By day, they work in the field of information technology. By night, they croon old jazz tunes from the likes of Ray Charles and Norah Jones. Vocalist Cheryl Duetsch and vocalist/keyboardist/trumpet player Darryl Ducommun make up half of “Jazz And All That,” one of the bands featured at Sister’s restaurant during its Friday jazz nights.
But how did two people in such a line of work become involved in a jazz band?
“I’ve been singing since high school, and before that, I was singing in church,” says Duetsch. Ducommun, on the other hand, admits to being “a bit of a late bloomer when it comes to singing.”
This doesn’t mean that Ducommun lags behind his fellow band member. He has been musically involved for 25 years by way of composing.
“It’s a dream to be published,” says Ducommun who has remained quite private about his work until now. “I’d like to be published when I feel confident they [the songs] are good.”
While their extracurricular activities may seem completely divergent from their chosen career paths, it was through their mild-mannered office jobs that they first met each other.
“A mutual friend from work introduced us. They knew we both have passion for the same type of music, for the same things,” says Duetsch before their performance. “And now is the time to let the work part of us slide and let the fun take over.”
According to Deutsch, the pair roots their repertoire in music from famous female vocalists such as Ella Fitzgerald and Billie Holiday. But the quality of material alone doesn’t fend off jitters before a performance.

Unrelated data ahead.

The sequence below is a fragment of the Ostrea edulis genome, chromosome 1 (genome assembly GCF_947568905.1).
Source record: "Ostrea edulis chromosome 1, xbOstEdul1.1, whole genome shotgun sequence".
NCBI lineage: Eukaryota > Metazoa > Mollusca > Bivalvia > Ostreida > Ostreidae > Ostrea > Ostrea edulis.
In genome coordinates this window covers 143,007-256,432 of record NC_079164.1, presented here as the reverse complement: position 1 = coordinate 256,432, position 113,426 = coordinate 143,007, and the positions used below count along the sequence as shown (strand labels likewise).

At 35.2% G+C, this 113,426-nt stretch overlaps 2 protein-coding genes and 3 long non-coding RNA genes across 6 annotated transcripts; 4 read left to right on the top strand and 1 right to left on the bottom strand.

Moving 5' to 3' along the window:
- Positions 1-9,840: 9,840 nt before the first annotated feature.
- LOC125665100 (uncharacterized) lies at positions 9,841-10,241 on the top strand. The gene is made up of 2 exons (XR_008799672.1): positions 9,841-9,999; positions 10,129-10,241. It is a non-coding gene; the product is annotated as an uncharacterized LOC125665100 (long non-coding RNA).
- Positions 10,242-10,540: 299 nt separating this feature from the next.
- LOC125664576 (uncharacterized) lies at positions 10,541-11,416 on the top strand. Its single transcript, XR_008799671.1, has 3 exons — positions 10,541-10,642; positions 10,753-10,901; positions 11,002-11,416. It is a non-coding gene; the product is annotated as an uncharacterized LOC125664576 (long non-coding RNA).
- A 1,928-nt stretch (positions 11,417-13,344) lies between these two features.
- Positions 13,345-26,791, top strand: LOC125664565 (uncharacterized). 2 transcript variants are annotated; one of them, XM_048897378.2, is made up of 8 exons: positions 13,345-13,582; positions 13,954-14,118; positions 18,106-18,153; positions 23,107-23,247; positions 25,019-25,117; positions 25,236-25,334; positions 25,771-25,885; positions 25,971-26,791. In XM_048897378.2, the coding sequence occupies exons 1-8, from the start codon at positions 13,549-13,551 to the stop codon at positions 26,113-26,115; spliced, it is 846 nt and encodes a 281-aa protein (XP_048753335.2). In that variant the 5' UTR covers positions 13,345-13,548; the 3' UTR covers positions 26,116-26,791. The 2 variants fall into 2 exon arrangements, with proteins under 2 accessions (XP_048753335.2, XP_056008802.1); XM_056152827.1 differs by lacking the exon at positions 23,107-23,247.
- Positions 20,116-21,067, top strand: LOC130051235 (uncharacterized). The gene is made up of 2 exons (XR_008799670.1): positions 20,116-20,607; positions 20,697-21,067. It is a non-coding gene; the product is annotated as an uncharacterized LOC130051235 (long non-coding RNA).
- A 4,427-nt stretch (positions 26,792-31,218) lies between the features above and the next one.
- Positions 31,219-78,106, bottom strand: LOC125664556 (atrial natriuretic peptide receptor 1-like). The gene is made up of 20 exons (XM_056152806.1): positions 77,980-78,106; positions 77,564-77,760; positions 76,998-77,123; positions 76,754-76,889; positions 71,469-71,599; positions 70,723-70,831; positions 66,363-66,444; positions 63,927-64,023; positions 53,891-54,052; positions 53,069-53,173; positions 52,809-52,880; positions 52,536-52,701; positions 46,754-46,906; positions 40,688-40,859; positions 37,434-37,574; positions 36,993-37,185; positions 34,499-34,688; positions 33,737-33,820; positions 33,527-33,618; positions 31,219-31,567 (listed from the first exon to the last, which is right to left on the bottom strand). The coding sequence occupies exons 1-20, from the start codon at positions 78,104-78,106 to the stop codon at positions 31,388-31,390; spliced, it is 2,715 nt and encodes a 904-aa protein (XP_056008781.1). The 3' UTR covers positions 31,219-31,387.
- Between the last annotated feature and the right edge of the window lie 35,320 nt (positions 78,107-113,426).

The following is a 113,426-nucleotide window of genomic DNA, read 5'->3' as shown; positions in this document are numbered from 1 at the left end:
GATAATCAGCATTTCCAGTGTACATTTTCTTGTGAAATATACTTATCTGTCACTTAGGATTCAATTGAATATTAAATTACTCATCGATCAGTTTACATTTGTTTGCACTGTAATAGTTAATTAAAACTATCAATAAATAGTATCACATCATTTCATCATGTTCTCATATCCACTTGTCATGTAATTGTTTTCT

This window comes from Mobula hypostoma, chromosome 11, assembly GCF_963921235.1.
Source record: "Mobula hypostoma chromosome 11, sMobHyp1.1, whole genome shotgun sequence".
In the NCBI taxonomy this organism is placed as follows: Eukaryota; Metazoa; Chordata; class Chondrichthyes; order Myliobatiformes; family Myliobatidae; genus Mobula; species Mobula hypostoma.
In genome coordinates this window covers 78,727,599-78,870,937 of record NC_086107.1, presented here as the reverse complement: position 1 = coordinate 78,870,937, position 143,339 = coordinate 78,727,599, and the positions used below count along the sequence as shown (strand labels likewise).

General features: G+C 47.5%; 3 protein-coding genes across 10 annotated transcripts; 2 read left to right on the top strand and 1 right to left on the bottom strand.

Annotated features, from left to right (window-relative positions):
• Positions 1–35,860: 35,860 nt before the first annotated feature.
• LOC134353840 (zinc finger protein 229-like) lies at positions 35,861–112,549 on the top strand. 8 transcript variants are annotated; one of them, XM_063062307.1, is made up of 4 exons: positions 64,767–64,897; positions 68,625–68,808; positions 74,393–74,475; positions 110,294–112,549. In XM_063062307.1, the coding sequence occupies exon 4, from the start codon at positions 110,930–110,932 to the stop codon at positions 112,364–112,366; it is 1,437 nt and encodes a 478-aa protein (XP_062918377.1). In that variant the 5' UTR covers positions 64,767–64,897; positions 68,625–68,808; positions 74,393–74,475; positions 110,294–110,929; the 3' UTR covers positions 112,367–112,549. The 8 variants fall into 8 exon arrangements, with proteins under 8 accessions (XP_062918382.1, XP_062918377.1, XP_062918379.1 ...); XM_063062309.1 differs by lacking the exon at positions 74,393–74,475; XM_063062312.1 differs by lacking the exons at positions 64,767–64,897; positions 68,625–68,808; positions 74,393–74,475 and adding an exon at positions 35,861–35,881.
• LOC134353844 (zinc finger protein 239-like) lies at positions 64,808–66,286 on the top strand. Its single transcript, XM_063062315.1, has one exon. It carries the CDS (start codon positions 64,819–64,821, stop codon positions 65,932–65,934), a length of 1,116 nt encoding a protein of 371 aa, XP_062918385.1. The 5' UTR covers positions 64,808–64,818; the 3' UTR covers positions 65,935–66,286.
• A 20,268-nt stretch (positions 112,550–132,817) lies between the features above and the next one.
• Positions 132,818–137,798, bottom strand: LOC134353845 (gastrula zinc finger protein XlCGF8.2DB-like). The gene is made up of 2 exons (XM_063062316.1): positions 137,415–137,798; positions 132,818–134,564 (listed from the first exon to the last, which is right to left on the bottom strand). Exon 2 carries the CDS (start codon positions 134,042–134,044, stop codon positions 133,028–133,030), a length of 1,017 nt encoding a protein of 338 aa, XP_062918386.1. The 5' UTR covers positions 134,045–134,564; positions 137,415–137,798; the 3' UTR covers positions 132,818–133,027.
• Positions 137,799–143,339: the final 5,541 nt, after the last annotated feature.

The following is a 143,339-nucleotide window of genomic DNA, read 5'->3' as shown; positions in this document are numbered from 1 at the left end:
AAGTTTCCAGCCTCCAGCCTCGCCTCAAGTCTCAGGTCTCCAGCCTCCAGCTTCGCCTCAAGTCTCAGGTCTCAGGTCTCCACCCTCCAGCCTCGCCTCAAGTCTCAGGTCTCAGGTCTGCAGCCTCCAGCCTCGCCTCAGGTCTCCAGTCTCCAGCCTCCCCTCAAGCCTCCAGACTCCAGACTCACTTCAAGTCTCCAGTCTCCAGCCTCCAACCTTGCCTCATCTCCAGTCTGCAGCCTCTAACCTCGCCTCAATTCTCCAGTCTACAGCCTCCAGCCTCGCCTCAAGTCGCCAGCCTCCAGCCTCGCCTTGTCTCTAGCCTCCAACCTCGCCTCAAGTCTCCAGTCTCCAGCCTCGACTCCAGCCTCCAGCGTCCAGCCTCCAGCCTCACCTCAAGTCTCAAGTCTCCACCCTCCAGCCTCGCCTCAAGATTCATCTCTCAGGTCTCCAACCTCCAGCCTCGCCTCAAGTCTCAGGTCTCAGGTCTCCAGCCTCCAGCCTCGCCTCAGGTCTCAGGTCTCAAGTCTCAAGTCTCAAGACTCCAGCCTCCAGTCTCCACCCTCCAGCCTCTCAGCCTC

“Having fun is a lot more fun than being nervous,” he says as someone calls for them to get performance ready.
The crowd at Sister’s is largely over 50. Big families as well as couples fill the dining area where the owner, known as ‘Millie,’ charges a $6 cover fee.
Retired broadcaster Henry Shannon is a regular at Sister’s. But it’s his first time at the weekly jazz night.
“All of us relate to the kind of music where you can hang on to the lyrics. It has to be something you can hum to, something you can listen to,” says Shannon while Duetsch gives a faithful rendition of “At Last” by Glenn Miller.
“That’s why people of my generation can relate to songs like that last one. We can sing to them,” he says.
Indeed, the band’s set reflects the crowd of the local restaurant. They begin with “Straighten Up” and “Fly Right” by the Nat King Cole Trio. They move on to numbers like “Georgia on My Mind,” and a jazzed up version of “Summertime” from Porgy and Bess.
Millie, who flits from table to table, sits down for a moment next to Shannon.
But that doesn’t last for long as the atmosphere in the restaurant is energetic.
Toward the end of the evening, couples dance under the spotlight in the buffet area to Frank Sinatra’s “Fly Me to the Moon.”
On jazz nights at Sister’s, it is a tradition for customers to conga line to “When the Saints Come Marching In.”
“I’m very impressed. They clapped and cheered. The energy was phenomenal,” says Ducommun after the show. “We definitely plan on returning.”